Major online retailers and search engines are unwrapping new websites and features just in time for the holidays. Google is expanding its product search functionality with Local Availability, Popular Products, and Aisles, and partnered with over 70 major retail brands to show shoppers whether an item is available at a specific store or location.
Borders unveiled a new version of its e-commerce site, offering shoppers more discounts, free shipping, and community-building features including product reviews and access to external resources such as The New York Times' Bestseller Lists.
And Saks has debuted a new m-commerce site to capture an increasingly mobile breed of shoppers.
Undoubtedly, these retailers have seen the predictions for online sales growth this holiday season, and don't want to be left behind. As they enhance their websites and online store functionality, however, it's important to keep in mind the effect these changes have on website performance and the user experience.
A "feel-good" shopping experience will keep customers loyal and coming back after the holidays have passed. After all, there will be gift cards to redeem in January.
While e-tailers might worry about their sites becoming completely unavailable, a slow-down is a more likely scenario, and a more costly one. As TRAC Research's Bojan Simic revealed this summer one hour of downtime can cost a retailer $20,000. However, as slowdowns are 10 times more likely to occur, retailers risk losing more.
Online retailers should look at all the elements of their site that can slow performance. If you're one of the many companies already monitoring your website performance, here are a few things you should be checking:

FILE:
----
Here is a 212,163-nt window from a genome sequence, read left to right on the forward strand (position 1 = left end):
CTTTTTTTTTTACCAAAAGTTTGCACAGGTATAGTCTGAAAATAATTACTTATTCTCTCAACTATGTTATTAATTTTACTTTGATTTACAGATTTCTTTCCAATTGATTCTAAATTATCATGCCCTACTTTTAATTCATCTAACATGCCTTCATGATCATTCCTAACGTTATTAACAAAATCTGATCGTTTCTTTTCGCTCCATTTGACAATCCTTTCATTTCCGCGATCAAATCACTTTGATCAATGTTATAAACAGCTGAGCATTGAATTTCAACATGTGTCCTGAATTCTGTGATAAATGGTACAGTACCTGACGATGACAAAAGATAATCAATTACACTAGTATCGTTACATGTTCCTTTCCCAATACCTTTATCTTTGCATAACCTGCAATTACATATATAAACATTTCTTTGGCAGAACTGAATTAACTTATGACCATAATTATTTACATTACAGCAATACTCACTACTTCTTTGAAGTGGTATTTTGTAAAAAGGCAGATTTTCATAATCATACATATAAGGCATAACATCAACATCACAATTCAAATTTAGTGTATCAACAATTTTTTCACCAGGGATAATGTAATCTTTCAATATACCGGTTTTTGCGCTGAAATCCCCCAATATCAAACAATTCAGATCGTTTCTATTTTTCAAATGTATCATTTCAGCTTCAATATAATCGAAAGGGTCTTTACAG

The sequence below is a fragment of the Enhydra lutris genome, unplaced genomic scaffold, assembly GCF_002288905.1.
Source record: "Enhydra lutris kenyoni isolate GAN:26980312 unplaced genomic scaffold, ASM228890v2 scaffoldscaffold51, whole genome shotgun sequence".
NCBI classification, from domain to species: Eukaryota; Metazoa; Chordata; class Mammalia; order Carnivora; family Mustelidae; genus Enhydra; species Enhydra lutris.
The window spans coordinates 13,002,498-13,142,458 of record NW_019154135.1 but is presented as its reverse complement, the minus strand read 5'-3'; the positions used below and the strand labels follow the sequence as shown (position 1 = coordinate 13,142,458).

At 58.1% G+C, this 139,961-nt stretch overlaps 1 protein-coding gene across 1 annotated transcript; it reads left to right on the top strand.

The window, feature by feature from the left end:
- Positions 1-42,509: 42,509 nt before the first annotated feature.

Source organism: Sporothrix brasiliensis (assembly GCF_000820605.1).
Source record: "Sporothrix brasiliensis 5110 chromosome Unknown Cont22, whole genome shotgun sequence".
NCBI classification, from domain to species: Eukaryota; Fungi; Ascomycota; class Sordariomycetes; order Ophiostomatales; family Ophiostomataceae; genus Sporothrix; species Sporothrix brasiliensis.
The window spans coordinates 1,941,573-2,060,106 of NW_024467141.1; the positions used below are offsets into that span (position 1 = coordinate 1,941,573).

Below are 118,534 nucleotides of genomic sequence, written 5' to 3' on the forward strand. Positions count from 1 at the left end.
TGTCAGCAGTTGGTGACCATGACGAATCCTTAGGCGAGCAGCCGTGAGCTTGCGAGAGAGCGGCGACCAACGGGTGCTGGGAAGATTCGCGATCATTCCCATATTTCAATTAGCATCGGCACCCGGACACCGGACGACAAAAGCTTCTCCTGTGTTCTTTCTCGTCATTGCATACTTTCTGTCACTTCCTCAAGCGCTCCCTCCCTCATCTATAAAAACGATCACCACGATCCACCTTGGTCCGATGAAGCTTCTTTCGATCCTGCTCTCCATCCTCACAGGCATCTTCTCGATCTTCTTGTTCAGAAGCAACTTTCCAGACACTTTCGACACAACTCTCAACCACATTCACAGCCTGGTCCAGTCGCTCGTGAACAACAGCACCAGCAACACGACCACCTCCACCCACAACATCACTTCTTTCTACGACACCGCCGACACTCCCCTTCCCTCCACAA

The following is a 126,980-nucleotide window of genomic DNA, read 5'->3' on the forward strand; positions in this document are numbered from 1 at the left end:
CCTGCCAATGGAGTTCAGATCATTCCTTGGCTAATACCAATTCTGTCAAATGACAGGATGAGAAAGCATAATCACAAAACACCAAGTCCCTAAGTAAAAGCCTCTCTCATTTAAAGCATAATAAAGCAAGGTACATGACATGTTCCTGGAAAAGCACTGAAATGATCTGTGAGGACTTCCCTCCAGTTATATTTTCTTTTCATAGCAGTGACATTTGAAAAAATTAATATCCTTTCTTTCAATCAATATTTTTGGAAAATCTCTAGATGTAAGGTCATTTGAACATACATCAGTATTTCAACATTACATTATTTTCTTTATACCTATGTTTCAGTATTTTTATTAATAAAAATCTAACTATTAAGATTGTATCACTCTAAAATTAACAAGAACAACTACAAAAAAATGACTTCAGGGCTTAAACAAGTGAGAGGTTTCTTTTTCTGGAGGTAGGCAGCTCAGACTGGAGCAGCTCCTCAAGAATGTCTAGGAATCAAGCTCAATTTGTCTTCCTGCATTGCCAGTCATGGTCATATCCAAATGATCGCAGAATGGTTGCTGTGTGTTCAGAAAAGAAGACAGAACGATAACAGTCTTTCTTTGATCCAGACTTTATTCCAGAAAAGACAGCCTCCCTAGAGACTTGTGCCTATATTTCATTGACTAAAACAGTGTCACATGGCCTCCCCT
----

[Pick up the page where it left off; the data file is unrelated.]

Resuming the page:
- Ensure you monitor the performance of the entire page, including all objects. The user experience depends on the ability to see and interact with all parts of the page.
- Review the frequency of your monitoring. The most significant pages and functions on your website should be monitored, at minimum, every five minutes.
- Confirm your monitoring provider will issue notifications and performance alerts immediately after a problem is found.
- Ensure you have screen shots of the page in error. A picture is worth a thousand words, and the lack of a Web page is a loss more than that! Be sure to quickly identify the problem with a visual guide.
- Confirm who in your organization is being notified when performance alerts are sent. Have an escalation plan in place if multiple errors occur.
- Review the options you have selected for your notifications and alerts. Take advantage of multiple communication methods. You should be able to choose telephone, SMS or e-mail -- whatever meets your business needs.
And while you can't ever be 100 percent certain that your website will deliver the availability you anticipate, having a "plan b" is always something to have in your back pocket.